Sunday, December 2, 2012

McClellan, Intelligence and the Peninsular Campaign


McClellan's Peninsular Campaign was characterized by faulty intelligence that fatally slowed down his advance from Ft. Monroe to Richmond.  Urged forward by Lincoln, McClellan's plan was to land an army at Fort Monroe, and move up the Virginia peninsula toward Richmond. Shortly after deploying at Fort Monroe, McClellan’s force began their movement up the Peninsula, approaching Yorktown. The Army of the Potomac found its path to Richmond slowed at first by heavy rains and then blocked by Confederate Major General John Magruder who commanded a significantly smaller force. Since his June 1861 victory at Big Bethel, Magruder had constructed three defensive lines across the Peninsula.

The most formidable of these lines was the second, a line that stretched from Yorktown, along the Warwick River, to the James River. As McClellan carefully surveyed the extensive Confederate fortifications, Magruder paraded his troops along the earthworks, and lined the trenches with “Quaker guns” duping the Union commander into believing he was outnumbered. Magruder, a student of drama and master of deception, completely fooled McClellan, who instead of defeating the numerically inferior Confederates immediately, spent a month in a siege of Yorktown. Magruder eventually abandoned Yorktown but the time gained had been invaluable.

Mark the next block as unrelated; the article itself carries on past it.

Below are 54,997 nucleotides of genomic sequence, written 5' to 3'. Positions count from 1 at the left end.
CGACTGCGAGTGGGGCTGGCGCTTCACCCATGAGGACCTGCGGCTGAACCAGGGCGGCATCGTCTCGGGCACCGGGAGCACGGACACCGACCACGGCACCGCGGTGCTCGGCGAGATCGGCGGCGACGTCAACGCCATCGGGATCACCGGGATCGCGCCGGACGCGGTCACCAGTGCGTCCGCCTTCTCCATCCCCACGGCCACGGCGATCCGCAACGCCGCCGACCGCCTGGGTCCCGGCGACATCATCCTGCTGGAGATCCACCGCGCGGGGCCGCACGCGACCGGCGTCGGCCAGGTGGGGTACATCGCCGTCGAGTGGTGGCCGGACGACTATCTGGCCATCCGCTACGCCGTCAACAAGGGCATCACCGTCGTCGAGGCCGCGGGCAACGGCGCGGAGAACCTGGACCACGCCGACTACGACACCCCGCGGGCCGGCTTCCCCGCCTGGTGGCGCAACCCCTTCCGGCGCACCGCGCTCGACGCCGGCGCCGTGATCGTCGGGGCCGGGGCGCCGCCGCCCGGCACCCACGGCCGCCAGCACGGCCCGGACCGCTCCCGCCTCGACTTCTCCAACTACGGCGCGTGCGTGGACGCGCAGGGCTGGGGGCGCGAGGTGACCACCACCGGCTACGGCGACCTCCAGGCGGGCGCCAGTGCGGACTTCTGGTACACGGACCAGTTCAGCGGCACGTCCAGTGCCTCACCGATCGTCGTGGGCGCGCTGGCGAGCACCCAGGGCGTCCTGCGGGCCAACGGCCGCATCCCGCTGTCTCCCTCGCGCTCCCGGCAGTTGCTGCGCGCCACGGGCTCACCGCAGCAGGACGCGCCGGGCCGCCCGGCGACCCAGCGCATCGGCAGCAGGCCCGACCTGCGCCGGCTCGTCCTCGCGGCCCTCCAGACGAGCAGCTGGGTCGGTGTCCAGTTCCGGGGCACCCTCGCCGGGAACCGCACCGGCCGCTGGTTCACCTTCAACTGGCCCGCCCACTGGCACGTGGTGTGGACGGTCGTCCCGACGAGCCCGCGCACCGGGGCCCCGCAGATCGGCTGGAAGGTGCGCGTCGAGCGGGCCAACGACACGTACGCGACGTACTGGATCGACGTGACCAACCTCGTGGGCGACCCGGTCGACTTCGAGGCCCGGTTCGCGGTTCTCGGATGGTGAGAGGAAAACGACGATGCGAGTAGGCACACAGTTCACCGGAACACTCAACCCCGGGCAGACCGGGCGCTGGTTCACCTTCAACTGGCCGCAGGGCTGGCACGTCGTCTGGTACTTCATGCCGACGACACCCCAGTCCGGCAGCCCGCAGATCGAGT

Believing he was outnumbered became a common theme with George B. McClellan, partly because of the intelligence he received based on Allan Pinkerton’s “unique arithmetic”. This obsession with being outnumbered and with protecting his magnificent army from damage gave McClellan a case of “the slows”. This allowed the Confederates to solidify their defenses of Richmond as they retreated West. This combined with the wounding of Confederate General Joe Johnston—which caused the passing the torch to Robert E. Lee, would be the downfall of the Union effort during the Peninsula Campaign.